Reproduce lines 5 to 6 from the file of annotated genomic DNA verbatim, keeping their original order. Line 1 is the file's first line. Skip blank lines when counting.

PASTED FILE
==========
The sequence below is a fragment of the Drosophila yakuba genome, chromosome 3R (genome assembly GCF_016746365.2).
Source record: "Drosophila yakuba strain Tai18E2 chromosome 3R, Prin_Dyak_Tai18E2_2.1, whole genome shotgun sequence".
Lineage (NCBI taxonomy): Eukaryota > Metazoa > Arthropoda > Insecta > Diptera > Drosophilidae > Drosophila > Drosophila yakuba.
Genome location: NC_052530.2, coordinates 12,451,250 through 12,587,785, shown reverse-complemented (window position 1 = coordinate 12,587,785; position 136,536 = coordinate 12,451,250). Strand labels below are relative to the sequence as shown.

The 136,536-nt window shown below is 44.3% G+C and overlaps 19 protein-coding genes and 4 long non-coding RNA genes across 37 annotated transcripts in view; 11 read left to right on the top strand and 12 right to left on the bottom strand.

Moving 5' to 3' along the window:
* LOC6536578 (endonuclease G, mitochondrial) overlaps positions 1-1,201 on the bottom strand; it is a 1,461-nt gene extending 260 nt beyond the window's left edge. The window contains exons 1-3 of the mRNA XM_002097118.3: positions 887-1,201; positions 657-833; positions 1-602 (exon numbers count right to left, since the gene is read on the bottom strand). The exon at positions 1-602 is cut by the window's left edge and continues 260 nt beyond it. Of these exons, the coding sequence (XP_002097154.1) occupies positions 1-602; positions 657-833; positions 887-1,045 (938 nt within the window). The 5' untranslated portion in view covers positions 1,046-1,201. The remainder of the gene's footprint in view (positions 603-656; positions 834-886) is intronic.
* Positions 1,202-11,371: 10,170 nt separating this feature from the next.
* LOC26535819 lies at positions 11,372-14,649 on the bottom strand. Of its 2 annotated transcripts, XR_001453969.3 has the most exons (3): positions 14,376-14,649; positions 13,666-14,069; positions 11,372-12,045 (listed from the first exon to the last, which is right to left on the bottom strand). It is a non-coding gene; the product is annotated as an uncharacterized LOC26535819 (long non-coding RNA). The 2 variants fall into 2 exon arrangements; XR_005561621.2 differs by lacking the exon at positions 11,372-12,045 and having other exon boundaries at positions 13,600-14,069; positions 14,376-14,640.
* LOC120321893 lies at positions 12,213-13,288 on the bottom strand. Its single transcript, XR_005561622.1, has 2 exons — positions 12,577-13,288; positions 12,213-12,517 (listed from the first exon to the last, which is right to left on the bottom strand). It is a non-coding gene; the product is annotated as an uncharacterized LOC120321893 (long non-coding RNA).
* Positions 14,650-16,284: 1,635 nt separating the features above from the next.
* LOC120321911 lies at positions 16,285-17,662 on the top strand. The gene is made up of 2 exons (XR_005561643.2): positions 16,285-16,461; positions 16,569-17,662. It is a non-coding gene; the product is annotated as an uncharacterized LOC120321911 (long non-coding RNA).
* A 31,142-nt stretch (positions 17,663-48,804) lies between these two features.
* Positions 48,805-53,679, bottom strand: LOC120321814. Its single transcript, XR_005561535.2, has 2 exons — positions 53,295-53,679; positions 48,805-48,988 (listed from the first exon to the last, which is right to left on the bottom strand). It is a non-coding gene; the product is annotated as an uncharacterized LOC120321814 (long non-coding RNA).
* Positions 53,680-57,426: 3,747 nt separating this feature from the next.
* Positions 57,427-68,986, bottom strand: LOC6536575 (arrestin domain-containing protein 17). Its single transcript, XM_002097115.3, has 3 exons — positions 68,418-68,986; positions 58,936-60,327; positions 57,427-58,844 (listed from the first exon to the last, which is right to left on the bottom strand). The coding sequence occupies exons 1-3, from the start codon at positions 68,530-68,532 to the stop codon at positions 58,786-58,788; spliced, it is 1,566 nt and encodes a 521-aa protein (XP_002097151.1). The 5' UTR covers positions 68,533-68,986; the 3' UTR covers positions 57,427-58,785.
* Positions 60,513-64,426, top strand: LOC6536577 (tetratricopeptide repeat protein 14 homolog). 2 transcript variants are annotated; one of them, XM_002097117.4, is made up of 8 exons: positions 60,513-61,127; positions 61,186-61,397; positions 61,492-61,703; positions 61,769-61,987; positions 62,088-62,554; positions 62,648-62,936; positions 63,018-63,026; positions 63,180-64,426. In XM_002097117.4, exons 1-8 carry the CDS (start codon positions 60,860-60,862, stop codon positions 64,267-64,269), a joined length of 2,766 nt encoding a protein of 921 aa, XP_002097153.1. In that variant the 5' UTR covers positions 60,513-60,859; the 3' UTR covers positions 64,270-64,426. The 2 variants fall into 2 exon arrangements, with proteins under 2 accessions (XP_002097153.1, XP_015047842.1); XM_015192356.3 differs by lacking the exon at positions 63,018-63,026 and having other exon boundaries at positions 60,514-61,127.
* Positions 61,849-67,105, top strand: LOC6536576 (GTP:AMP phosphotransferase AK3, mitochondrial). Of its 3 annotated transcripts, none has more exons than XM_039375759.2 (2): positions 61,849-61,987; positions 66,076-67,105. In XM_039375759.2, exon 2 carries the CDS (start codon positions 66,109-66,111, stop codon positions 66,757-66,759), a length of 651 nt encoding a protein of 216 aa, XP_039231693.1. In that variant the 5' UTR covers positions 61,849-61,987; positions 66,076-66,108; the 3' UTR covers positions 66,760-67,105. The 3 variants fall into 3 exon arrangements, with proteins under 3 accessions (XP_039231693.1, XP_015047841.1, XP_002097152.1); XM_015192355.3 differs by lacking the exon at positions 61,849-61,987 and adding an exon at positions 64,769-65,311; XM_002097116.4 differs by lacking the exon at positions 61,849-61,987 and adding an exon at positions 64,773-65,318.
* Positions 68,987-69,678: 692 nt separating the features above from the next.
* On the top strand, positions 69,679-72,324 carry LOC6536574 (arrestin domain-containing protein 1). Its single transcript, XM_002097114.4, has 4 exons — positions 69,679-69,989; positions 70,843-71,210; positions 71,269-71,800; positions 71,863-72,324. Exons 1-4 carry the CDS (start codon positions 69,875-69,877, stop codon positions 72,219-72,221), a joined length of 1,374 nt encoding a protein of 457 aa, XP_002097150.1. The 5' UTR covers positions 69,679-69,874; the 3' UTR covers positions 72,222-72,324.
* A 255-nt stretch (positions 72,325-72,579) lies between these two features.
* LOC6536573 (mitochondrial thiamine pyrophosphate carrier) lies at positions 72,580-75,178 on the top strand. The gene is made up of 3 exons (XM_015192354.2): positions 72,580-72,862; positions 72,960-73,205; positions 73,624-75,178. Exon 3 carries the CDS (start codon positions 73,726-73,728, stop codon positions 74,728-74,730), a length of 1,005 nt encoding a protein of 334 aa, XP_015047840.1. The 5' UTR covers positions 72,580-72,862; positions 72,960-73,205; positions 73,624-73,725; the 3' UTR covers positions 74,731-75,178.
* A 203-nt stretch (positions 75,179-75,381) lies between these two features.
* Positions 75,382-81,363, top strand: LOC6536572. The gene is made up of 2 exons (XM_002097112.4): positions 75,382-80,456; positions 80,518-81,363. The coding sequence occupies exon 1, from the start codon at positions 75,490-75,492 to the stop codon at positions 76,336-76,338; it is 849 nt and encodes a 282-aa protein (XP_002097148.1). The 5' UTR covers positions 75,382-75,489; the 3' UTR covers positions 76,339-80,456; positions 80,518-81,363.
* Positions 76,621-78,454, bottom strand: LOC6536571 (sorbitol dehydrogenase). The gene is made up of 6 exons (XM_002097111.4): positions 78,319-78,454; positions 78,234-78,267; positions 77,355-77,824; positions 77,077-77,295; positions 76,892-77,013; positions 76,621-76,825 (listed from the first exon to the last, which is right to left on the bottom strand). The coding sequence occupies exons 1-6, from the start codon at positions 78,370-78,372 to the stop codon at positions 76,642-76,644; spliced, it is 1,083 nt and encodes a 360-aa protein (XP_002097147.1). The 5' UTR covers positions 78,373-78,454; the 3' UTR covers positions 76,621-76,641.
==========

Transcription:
The 136,536-nt window shown below is 44.3% G+C and overlaps 19 protein-coding genes and 4 long non-coding RNA genes across 37 annotated transcripts in view; 11 read left to right on the top strand and 12 right to left on the bottom strand.

Moving 5' to 3' along the window: